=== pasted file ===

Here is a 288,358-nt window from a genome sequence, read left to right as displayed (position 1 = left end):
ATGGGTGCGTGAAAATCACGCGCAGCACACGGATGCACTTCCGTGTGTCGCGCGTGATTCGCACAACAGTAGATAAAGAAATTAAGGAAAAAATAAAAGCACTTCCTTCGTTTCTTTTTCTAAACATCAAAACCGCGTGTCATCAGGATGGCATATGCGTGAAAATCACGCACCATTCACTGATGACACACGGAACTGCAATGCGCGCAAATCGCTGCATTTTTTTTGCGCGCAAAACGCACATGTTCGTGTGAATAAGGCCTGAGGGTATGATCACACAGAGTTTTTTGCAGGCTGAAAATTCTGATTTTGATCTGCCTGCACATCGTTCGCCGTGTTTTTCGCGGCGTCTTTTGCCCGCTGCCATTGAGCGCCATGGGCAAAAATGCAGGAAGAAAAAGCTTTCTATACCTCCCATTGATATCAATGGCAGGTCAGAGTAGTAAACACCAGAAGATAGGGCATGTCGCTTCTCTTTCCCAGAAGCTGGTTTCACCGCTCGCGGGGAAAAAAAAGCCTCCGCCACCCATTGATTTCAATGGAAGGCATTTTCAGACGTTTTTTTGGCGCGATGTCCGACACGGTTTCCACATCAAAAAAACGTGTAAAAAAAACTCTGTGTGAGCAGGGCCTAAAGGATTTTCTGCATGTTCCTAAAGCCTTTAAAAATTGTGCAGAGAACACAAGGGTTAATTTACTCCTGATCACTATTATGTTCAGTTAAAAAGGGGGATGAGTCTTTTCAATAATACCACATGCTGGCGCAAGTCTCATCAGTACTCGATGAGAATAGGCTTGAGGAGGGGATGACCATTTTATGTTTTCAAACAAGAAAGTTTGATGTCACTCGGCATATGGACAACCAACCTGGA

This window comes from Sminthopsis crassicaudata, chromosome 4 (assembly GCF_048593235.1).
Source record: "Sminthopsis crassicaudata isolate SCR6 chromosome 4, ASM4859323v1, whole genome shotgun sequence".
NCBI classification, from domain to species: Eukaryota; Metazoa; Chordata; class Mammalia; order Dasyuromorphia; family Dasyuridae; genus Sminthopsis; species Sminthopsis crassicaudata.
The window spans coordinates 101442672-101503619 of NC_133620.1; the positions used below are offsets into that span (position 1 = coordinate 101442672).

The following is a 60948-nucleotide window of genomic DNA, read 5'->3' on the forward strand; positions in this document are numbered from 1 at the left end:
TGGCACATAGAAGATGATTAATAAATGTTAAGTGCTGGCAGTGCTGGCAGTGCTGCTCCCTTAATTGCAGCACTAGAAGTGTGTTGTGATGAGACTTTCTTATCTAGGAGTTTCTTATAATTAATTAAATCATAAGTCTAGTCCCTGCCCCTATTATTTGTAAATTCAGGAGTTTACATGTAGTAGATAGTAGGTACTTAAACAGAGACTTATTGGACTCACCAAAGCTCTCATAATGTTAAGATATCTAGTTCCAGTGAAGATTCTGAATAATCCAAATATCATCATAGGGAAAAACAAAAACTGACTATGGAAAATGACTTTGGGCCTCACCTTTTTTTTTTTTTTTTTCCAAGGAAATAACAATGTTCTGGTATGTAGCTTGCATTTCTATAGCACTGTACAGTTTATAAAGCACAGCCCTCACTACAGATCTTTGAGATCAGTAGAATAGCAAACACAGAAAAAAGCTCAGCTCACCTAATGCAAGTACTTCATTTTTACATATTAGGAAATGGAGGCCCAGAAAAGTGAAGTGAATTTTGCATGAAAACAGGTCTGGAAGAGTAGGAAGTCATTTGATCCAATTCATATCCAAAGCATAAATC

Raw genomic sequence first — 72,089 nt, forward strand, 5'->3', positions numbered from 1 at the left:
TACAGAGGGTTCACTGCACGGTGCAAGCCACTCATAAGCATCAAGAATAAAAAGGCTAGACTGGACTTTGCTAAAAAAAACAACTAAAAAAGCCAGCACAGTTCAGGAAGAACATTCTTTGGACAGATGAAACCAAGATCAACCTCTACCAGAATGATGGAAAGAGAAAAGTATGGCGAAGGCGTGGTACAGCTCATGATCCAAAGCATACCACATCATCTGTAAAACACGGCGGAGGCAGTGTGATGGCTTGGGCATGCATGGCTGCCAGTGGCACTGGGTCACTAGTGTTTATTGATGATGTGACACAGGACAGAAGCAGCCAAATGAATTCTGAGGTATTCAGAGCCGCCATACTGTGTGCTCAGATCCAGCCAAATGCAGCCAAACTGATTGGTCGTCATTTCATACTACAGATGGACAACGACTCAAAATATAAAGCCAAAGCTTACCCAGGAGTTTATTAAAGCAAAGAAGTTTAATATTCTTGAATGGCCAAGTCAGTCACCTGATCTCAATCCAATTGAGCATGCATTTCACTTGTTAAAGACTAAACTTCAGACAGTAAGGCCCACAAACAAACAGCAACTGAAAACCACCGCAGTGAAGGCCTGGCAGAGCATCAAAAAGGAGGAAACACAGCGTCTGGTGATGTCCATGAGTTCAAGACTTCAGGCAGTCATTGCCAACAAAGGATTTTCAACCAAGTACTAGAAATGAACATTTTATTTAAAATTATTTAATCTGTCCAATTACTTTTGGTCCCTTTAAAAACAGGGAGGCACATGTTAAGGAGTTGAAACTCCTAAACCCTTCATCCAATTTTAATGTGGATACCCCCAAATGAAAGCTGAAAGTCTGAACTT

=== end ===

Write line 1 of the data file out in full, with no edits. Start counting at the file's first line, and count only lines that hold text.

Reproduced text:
Here is a 288,358-nt window from a genome sequence, read left to right as displayed (position 1 = left end):